Kansas deserves everything it gets at this point. They saw the writing on the wall last year and still reelected him. Let them burn.

GonzoTheGreat
04-23-2015, 11:19 AM
You do seem to assume that the education levels in Kansas were good enough in the past that the current parents would have been able to actually read the writing on the wall.

eht slat meit
04-23-2015, 11:43 AM
A proper law and order person would answer that one with "yes", and if it is put like that, I would guess that this (undoubtedly Republican) governor of Kansas is a proper L&O type person.

Proper law and order people don't stay in politics. That's like the very first principle that goes in the trash.

What, specifically, is to happen the very next time there is a bad winter?

My guess? Parents keep their kids home, some bureaucratic gets his pants in a wad because politicians are (usually) too crafty to say something, and then gets fired after parents demand his head for being a stupid idiot and insisting they endanger their kids.

Nazbaque
04-23-2015, 11:44 AM
Kansas deserves everything it gets at this point. They saw the writing on the wall last year and still reelected him. Let them burn.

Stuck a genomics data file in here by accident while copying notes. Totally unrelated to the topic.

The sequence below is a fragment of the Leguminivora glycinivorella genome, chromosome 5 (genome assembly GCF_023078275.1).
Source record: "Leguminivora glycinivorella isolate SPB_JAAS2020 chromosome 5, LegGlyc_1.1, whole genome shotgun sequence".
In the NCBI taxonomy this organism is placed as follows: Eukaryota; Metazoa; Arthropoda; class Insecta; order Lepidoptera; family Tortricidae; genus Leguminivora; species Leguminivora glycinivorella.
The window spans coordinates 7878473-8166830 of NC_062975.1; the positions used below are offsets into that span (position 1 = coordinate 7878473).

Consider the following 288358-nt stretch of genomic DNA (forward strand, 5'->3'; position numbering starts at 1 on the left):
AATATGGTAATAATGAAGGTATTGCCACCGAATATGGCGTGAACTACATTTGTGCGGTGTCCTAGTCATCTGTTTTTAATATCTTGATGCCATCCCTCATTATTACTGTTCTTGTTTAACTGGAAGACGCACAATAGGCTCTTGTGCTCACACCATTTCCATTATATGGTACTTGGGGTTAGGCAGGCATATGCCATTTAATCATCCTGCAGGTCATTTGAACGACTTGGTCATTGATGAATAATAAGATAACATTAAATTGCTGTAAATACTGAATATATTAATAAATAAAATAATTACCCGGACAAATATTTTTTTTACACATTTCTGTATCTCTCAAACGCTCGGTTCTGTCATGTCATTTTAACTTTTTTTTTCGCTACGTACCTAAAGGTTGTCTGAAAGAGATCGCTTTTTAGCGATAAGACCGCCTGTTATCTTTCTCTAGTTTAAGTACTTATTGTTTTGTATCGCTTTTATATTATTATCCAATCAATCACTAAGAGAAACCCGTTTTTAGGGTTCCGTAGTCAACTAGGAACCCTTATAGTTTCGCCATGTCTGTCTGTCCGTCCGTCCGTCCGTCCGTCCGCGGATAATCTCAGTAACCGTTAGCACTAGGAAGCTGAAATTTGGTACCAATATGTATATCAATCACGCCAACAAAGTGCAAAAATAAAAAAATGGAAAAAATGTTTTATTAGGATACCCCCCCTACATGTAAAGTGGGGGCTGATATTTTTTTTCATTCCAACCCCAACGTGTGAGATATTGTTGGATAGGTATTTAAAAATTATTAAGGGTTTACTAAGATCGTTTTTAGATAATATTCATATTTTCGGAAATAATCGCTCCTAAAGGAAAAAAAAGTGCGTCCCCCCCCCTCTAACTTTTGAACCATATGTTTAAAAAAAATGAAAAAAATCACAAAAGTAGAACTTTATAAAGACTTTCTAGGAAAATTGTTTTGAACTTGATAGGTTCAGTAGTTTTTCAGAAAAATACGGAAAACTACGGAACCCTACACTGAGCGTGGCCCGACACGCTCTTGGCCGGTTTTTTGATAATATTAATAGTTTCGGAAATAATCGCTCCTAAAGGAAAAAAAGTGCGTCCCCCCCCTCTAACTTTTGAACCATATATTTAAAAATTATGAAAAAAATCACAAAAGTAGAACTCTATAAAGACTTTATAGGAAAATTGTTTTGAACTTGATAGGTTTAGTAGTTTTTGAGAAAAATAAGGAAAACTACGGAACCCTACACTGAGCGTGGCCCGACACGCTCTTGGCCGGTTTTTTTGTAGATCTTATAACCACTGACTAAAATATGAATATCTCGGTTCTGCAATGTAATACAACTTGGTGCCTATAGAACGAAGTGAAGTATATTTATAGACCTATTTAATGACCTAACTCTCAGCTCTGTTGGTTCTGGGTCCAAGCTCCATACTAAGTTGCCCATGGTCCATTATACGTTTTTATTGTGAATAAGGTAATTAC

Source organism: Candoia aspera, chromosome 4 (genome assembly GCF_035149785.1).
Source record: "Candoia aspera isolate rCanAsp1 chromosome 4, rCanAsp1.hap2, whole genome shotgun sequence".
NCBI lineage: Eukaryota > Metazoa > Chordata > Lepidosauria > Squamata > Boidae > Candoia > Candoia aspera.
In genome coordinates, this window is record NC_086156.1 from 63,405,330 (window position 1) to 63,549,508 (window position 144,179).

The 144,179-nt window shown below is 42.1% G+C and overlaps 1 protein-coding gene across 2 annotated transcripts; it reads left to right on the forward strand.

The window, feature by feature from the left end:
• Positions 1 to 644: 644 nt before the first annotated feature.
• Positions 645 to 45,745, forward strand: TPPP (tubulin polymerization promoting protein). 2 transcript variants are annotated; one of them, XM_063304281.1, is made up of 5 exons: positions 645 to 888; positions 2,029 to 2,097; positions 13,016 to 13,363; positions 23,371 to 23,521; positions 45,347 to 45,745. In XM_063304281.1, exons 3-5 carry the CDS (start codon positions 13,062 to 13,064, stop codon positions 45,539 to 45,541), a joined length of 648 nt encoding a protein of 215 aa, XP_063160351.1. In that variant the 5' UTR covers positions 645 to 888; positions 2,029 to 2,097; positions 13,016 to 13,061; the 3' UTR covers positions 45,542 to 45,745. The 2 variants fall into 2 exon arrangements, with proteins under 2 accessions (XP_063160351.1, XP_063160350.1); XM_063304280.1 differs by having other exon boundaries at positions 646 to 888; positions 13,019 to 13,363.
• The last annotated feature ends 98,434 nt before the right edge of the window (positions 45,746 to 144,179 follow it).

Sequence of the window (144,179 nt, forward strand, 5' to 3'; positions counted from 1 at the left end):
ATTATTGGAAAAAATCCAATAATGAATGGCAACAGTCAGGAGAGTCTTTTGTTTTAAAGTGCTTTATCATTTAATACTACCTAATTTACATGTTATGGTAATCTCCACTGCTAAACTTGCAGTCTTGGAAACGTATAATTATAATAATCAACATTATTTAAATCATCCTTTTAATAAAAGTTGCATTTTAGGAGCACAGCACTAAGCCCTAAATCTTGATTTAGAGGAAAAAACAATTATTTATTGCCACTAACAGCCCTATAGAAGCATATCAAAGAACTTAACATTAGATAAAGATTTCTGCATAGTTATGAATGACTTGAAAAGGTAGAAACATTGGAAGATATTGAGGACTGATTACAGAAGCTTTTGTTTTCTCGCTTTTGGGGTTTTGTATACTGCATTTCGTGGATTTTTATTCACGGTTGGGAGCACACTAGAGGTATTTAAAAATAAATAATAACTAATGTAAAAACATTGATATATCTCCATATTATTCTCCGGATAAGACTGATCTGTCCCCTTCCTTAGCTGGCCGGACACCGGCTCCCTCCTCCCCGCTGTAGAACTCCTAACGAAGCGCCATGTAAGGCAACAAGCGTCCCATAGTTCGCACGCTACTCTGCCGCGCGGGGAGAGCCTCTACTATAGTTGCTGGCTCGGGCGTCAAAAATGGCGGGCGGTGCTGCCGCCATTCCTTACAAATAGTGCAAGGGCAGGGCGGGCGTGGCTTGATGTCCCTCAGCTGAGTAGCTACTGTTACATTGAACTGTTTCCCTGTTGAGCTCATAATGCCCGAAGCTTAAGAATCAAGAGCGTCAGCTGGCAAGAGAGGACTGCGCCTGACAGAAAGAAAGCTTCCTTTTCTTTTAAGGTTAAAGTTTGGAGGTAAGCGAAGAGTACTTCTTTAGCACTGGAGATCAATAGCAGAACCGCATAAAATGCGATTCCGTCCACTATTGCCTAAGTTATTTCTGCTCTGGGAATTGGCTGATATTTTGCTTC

Now would it be tactful to replace "Kansas" with "America" and apply this to the president of your choice?

Kimon
04-23-2015, 03:56 PM
In a general sense, why should we care, as long as federal tax dollars don't go to plugging a Kansas or Louisiana education-related budget hole?

This is the point of a federal system of government. The people of Kansas have decided that education is unimportant as compared to saving a hundred bucks on their taxes. That is their decision to make. Parents who dislike the fact that their kids will be less prepared to enter the workplace or function as a modern human being are welcome to leave and go to a state or district where education is prioritized. I guarantee you the State government changes its tune quickly enough when faced with net emigration.